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Local

St. Charles to hold candidate forums for School Board

League of Women Voters, St. Charles Women's Club to hold forums

St. Charles East High School building
St. Charles East High School building

ST. CHARLES – St. Charles School District 303 residents will have the chance to learn more about the seven candidates running for District 303 School Board during two upcoming candidate forums.

Garrett Seaman, incumbent Board President Kathleen Hewell, Jillian Barker, Becky McCabe, and Michael Bryant are running for three four-year terms on the board. In addition, Poonam Gupta-Krishnan and incumbent Board Vice-President Nicholas Manheim are running for an unexpired two-year term on the board. The election for the four seats on the District 303 Board of Education will take place on April 2.

The League of Women Voters of Central Kane County will host a candidate forum for the School Board and St. Charles City Council at 7 p.m. March 14 at Baker Memorial United Methodist Church, 307 Cedar Ave., St. Charles. In addition, the St. Charles Women's Club will host a candidate forum at 7 p.m. March 18 at the St. Charles Public Library, One South 6th Ave., St. Charles.

The St. Charles Education Association, St. Charles Educational Support Personnel and St. Charles Transportation and Maintenance Association hosted a St. Charles School Board candidate forum on Feb. 9. During the forum, the candidates were asked their views on a variety of topics, from class sizes to what they view as the board's role.

In answering a question about class sizes, Manheim, who is serving his second term on the board, noted board members looked at the issue last year after parents complained that class sizes were too large.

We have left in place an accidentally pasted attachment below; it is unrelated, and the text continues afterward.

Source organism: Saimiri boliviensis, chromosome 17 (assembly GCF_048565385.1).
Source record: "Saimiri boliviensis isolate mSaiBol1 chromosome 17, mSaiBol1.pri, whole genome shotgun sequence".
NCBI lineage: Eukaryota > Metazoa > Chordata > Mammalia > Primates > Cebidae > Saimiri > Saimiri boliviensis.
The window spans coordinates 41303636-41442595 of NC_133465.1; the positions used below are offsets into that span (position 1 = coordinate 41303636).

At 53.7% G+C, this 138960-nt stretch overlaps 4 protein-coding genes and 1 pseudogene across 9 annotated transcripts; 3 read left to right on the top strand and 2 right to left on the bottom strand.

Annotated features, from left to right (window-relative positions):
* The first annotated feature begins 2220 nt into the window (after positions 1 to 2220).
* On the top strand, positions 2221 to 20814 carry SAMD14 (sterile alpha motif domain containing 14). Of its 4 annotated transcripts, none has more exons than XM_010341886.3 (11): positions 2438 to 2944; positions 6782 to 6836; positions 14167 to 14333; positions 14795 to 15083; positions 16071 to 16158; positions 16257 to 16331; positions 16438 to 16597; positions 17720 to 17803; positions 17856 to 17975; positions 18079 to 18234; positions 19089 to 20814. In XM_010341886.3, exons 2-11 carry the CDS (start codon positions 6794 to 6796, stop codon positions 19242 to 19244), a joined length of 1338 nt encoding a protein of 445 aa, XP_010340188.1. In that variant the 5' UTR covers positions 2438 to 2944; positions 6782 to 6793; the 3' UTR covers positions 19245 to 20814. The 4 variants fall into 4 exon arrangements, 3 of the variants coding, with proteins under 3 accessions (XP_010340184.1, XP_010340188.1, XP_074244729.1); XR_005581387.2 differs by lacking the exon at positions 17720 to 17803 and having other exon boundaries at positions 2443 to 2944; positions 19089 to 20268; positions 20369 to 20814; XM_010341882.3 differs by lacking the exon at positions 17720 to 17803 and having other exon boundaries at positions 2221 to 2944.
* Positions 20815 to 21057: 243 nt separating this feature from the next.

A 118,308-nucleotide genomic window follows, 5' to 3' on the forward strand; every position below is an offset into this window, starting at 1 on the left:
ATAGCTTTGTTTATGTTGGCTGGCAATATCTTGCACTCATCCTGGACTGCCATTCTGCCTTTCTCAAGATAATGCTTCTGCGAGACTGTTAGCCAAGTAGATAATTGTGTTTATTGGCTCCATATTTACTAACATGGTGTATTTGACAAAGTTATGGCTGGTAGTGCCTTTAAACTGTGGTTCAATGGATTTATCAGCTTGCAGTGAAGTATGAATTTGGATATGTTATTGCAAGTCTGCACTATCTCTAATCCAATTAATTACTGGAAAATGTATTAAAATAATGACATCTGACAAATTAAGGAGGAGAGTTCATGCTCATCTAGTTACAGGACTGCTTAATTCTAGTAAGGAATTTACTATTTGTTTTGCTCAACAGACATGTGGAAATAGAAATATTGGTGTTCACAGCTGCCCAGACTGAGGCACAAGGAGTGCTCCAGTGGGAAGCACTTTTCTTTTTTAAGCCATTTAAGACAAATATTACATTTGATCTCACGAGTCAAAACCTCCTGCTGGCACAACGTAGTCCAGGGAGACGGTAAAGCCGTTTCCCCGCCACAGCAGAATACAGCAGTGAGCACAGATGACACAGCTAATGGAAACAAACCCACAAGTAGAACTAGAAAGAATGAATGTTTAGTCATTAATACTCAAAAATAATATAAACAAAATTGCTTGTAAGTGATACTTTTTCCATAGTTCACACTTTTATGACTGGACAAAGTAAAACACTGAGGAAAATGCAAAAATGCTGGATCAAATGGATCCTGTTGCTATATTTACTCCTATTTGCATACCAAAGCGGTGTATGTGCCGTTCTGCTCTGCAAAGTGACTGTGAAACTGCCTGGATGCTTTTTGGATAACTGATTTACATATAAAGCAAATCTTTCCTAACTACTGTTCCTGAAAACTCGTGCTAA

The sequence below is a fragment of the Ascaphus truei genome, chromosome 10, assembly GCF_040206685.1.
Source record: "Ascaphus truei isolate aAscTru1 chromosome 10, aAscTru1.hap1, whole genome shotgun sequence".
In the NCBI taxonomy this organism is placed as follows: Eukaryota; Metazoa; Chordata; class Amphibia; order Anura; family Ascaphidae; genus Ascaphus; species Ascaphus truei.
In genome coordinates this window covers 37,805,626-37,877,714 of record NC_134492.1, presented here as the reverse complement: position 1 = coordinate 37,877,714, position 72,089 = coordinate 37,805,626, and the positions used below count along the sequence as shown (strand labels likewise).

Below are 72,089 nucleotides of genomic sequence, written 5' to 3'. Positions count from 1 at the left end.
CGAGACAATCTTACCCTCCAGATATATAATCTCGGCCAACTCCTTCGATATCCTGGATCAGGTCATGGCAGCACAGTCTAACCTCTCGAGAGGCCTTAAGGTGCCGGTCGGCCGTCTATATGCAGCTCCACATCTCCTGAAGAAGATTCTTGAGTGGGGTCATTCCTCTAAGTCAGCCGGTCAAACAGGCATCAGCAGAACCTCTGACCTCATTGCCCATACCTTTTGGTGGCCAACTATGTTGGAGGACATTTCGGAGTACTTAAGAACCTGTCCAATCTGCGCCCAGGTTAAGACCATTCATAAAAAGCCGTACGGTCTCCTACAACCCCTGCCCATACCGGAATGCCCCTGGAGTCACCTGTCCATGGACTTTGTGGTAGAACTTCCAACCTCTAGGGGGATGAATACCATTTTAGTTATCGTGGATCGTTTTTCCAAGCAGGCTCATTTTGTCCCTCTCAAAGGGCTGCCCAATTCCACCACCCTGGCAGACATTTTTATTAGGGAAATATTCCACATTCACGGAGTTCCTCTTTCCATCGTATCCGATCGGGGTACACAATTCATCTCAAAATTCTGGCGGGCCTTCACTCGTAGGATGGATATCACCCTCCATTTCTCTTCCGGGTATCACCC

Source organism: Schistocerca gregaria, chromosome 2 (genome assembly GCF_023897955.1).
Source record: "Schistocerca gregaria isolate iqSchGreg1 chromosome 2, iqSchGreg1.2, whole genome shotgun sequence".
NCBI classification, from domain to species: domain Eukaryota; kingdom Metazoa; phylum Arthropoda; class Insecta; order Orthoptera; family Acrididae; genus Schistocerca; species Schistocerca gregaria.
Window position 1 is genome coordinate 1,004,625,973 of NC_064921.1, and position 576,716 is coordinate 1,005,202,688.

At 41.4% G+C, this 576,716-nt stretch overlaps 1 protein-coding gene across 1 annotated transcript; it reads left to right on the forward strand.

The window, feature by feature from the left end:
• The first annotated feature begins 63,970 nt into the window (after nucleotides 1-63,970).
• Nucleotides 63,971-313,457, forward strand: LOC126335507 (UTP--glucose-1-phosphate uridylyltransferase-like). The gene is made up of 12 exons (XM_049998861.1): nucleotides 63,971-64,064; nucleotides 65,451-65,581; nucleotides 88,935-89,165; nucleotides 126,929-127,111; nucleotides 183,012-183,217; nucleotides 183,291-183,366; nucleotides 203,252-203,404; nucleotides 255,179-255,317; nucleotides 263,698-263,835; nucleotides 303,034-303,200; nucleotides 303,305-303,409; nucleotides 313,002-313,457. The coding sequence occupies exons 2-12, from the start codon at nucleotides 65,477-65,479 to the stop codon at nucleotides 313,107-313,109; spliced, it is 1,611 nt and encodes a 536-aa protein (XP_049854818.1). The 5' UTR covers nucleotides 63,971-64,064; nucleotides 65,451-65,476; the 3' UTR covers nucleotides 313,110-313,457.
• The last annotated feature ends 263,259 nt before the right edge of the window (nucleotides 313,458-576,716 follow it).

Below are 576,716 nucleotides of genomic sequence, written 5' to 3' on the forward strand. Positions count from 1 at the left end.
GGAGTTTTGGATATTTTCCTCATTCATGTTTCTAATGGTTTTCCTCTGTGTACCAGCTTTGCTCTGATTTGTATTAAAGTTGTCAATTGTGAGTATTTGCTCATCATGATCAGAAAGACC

"We looked at ways to reduce that," he said. "So the administration came up with some ideas and we took action on that. I know it reduced it by some and I know we could do better. I think we took a good step in that direction last year."

In responding to a question about what she views as the school board's role, Barker, executive director of curriculum and instruction for a group of therapeutic day schools in the area, said that while the district's staff is responsible for the instruction to the students and responsible to those families they are serving, "in turn, we're all responsible to those families that we're serving."

"We all need to interact together," she said.

McCabe, a former District 303 assistant superintendent, said she thought it was important for the school board to have a vision "to make sure that instruction is the best it can be."

"The school board has the responsibility to hold people's feet to the fire," she said. "We're here for all kids, we're here to make sure they succeed at whatever level and have the opportunities to grow and do their best work."

Gupta-Krishnan, who previously taught middle school math and science in India and who currently mentors St. Charles East High School students in the Incubator Program, said she doesn't believe in dictating to teachers how to teach a class.

"The board is an umbrella which listens, absorbs, strategizes and help makes things happen," she said.

Bryant is a business education teacher with the Batavia School District. He said that many factors need to be considered when evaluating a student's success.

"Are they growing socially, are they growing emotionally, are they growing athletically and academically?" he asked. "You have to consider all those factors to really determine the effectiveness of programs and so forth."

Seaman has worked as a classroom teacher and district administrator in Illinois. As a school board member, Seaman said he would look for opportunities to talk directly with staff members.

"I'm really looking forward to the chance to go into every single building and connect with as many teachers in classroom environments as I possibly can," he said. "First and foremost, it's opening up my ears, opening up engagement."

Hewell said she believes the school board represents the community.

"We're supposed to be out there representing the community and available to the community to hear their input," she said. "For myself, I am out in the schools, I'm out in the town. I've never not taken someone's invitation to meet and talk. So I feel in that way I have been very open."

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